Schools weigh return to classrooms
School district Superintendents Dan Stepenosky and Art Javis weigh in on reopening schools amid the coronavirus pandemic.
A group of parents and a Wisconsin school choice advocacy group are suing one city after it reportedly closed its public and private schools in defiance of a state Supreme Court ruling preventing such closures in an effort to stem the spread of COVID-19.
The suit was filed by the parents and School Choice Wisconsin after officials in Racine continued to require all schools remain closed from Nov. 27 through Jan. 15, 2021, the Daily Wire reported.
Five private schools and two other different groups — represented by the Wisconsin Institute for Law and Liberty — asked the court for an injunction after Racine Public Health Administrator Dottie-Kay Bowersox issued an order Nov. 12 requiring schools to switch to virtual learning.
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“We’re concerned that, again, individuals will not be responsible. They will interact with individuals outside their home. They’ll go to gatherings and such," she said. "They won’t be masked. They won’t keep social distancing, and they won’t stay home when they’re ill.”
Opponents argued that the switch would disrupt school schedules and that students will not benefit the same as they would from in-person classes. Coronavirus is one of several factors at play that point toward allowing some kind of in-person instruction, said Jim Bender, president of School Choice Wisconsin.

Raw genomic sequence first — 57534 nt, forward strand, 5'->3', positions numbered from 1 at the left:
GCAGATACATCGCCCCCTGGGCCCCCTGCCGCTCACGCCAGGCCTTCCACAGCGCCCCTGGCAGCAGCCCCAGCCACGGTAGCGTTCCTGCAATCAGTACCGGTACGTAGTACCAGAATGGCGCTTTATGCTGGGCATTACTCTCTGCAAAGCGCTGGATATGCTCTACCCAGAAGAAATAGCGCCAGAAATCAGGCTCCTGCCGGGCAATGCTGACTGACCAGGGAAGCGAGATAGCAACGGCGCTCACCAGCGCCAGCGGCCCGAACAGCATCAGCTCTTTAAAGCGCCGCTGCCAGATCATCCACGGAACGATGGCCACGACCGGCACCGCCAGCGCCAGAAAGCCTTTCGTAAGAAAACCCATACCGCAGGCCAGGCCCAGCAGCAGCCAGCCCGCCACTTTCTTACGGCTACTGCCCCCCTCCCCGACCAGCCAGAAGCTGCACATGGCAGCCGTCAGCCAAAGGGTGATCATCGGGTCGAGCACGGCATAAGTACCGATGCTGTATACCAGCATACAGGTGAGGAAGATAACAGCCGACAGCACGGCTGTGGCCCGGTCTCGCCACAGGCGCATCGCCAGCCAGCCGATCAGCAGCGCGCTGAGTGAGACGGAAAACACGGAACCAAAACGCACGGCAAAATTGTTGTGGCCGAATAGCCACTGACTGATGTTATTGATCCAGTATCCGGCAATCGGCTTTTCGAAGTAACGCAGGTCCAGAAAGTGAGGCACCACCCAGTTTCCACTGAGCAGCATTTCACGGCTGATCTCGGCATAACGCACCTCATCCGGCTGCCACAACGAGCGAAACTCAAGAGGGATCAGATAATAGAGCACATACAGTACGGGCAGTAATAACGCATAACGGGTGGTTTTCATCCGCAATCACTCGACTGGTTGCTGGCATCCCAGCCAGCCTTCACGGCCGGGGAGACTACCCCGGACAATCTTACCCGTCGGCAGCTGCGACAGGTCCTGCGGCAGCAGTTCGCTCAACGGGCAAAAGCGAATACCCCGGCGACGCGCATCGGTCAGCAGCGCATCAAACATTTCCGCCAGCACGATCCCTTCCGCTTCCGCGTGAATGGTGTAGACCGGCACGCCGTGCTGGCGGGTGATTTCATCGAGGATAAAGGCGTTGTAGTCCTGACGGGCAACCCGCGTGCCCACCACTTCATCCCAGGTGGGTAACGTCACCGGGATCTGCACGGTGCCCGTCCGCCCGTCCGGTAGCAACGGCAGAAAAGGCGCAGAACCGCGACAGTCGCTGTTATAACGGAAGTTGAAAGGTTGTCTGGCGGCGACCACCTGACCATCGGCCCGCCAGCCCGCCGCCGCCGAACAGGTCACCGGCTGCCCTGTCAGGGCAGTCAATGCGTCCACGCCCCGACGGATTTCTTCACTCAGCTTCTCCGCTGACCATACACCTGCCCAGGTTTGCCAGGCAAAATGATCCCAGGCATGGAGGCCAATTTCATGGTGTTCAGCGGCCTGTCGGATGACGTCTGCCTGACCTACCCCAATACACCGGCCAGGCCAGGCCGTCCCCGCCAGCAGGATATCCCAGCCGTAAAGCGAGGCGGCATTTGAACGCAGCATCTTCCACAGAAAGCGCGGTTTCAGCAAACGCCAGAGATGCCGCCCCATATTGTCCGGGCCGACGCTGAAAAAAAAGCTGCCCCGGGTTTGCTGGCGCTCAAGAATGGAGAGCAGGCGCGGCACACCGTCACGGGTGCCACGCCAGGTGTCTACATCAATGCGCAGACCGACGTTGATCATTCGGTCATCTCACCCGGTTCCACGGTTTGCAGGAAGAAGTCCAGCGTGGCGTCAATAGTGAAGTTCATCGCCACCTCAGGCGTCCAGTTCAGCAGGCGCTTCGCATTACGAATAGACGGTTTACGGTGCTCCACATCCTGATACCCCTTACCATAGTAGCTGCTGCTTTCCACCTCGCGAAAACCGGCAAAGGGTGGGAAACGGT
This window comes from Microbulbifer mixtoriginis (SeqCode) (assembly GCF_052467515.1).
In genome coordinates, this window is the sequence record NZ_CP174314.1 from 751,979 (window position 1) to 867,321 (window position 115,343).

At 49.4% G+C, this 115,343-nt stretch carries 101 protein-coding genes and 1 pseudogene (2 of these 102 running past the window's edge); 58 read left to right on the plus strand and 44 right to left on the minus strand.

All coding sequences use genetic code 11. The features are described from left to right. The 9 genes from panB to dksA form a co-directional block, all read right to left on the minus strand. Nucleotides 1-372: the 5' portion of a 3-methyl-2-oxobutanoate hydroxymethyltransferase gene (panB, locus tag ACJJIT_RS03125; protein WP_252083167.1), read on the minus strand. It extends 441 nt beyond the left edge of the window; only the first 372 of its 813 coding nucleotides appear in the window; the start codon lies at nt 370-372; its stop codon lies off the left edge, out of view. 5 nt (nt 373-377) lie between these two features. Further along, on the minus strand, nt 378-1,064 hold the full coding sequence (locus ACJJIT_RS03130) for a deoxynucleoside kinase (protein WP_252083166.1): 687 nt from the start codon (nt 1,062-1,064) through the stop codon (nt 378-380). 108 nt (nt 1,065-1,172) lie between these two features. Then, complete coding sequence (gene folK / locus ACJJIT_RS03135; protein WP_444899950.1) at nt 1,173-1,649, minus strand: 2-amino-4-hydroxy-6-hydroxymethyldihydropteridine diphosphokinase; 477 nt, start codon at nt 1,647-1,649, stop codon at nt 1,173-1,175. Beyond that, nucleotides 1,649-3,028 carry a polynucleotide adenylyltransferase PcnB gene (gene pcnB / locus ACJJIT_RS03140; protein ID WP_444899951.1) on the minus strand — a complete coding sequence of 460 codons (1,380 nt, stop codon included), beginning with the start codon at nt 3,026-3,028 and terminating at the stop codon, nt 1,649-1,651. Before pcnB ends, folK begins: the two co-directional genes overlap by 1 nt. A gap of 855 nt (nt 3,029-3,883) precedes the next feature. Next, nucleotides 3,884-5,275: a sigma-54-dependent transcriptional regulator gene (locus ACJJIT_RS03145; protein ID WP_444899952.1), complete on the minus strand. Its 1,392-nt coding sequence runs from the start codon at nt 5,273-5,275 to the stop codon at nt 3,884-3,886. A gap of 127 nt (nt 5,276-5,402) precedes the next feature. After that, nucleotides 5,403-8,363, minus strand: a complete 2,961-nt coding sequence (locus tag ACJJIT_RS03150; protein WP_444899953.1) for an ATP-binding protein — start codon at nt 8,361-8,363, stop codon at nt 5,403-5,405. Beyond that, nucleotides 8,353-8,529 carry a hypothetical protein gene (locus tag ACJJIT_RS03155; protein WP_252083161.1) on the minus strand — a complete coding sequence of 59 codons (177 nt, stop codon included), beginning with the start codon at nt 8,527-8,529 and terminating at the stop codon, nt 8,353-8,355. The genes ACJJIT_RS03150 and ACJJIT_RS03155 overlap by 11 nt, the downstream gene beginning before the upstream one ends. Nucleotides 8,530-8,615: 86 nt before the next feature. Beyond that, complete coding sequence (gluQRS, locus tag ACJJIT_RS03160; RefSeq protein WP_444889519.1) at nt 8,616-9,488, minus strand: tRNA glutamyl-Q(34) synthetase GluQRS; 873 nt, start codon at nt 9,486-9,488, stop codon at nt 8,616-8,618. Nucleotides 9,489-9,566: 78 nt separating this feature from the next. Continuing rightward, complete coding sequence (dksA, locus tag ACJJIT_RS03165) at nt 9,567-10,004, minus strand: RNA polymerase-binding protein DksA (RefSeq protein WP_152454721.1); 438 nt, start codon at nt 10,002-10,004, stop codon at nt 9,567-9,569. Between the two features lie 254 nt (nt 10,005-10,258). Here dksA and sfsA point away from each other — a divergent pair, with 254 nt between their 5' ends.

"All the schools, clearly in Racine, and around the state have worked overtime to create safe, clean facilities for students," he told Fox News. "But COVID is not the only factor in this decision. Kids need to be in school… given that option.
"There's economic impacts on the families, time commitments… all sorts of issues when you're talking about having thousands of students home," he added.
Messages to Racine Mayor Cory Mason's office and the Public Health Department were not immediately returned.
On Nov. 25, the state Supreme Court granted a restraining order prohibiting the city from closing schools. The order stands until the court decides on a similar case in Dane County, 100 miles west.
"The same day, Bowersox sent an email to school administrators in Racine asserting the Court’s ruling 'does not alter the status' of the city’s Safer Racine ordinance, which only applies to the city," reported conservative website Empower Wisconsin.
A spokeswoman for the Racine Unified School District told Fox News the court order differs from the city's rules.
"We are still closed because the city ordinance (different than the order which was enjoined by the Supreme Court) is still in effect mandating schools closed until Jan. 15," said Stacy Tapp, chief of communications and community engagement for the school district.
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The Wisconsin Institute for Law and Liberty filed an emergency motion asking the court to hold Bowersox in contempt and fine the city $2,000 for each day it defies the injunction according to Empower Wisconsin.
The group also accused the city of adding language to its existing Safer Racine ordinance, a series of COVID-19 mandates, to get around the court order.
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